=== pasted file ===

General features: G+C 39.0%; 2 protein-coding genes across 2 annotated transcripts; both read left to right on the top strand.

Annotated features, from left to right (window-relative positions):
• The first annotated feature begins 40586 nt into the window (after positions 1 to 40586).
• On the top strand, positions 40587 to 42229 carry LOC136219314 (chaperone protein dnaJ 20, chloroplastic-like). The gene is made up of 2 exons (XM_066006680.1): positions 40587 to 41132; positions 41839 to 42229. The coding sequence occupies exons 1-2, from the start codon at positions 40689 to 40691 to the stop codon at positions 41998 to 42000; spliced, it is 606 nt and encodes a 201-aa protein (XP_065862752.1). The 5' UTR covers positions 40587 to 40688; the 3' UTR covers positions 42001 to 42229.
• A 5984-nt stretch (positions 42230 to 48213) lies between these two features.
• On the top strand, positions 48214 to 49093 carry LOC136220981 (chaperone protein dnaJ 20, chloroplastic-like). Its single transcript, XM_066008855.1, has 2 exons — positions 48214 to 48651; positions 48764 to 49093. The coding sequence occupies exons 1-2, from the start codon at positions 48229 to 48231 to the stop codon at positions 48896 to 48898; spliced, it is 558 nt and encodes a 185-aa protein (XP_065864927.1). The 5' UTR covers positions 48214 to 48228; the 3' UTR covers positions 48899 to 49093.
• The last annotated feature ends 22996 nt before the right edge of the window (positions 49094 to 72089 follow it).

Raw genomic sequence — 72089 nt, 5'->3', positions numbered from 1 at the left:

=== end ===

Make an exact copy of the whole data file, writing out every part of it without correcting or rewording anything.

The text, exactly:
General features: G+C 39.0%; 2 protein-coding genes across 2 annotated transcripts; both read left to right on the top strand.

Annotated features, from left to right (window-relative positions):
• The first annotated feature begins 40586 nt into the window (after positions 1 to 40586).
• On the top strand, positions 40587 to 42229 carry LOC136219314 (chaperone protein dnaJ 20, chloroplastic-like). The gene is made up of 2 exons (XM_066006680.1): positions 40587 to 41132; positions 41839 to 42229. The coding sequence occupies exons 1-2, from the start codon at positions 40689 to 40691 to the stop codon at positions 41998 to 42000; spliced, it is 606 nt and encodes a 201-aa protein (XP_065862752.1). The 5' UTR covers positions 40587 to 40688; the 3' UTR covers positions 42001 to 42229.
• A 5984-nt stretch (positions 42230 to 48213) lies between these two features.
• On the top strand, positions 48214 to 49093 carry LOC136220981 (chaperone protein dnaJ 20, chloroplastic-like). Its single transcript, XM_066008855.1, has 2 exons — positions 48214 to 48651; positions 48764 to 49093. The coding sequence occupies exons 1-2, from the start codon at positions 48229 to 48231 to the stop codon at positions 48896 to 48898; spliced, it is 558 nt and encodes a 185-aa protein (XP_065864927.1). The 5' UTR covers positions 48214 to 48228; the 3' UTR covers positions 48899 to 49093.
• The last annotated feature ends 22996 nt before the right edge of the window (positions 49094 to 72089 follow it).

Raw genomic sequence — 72089 nt, 5'->3', positions numbered from 1 at the left: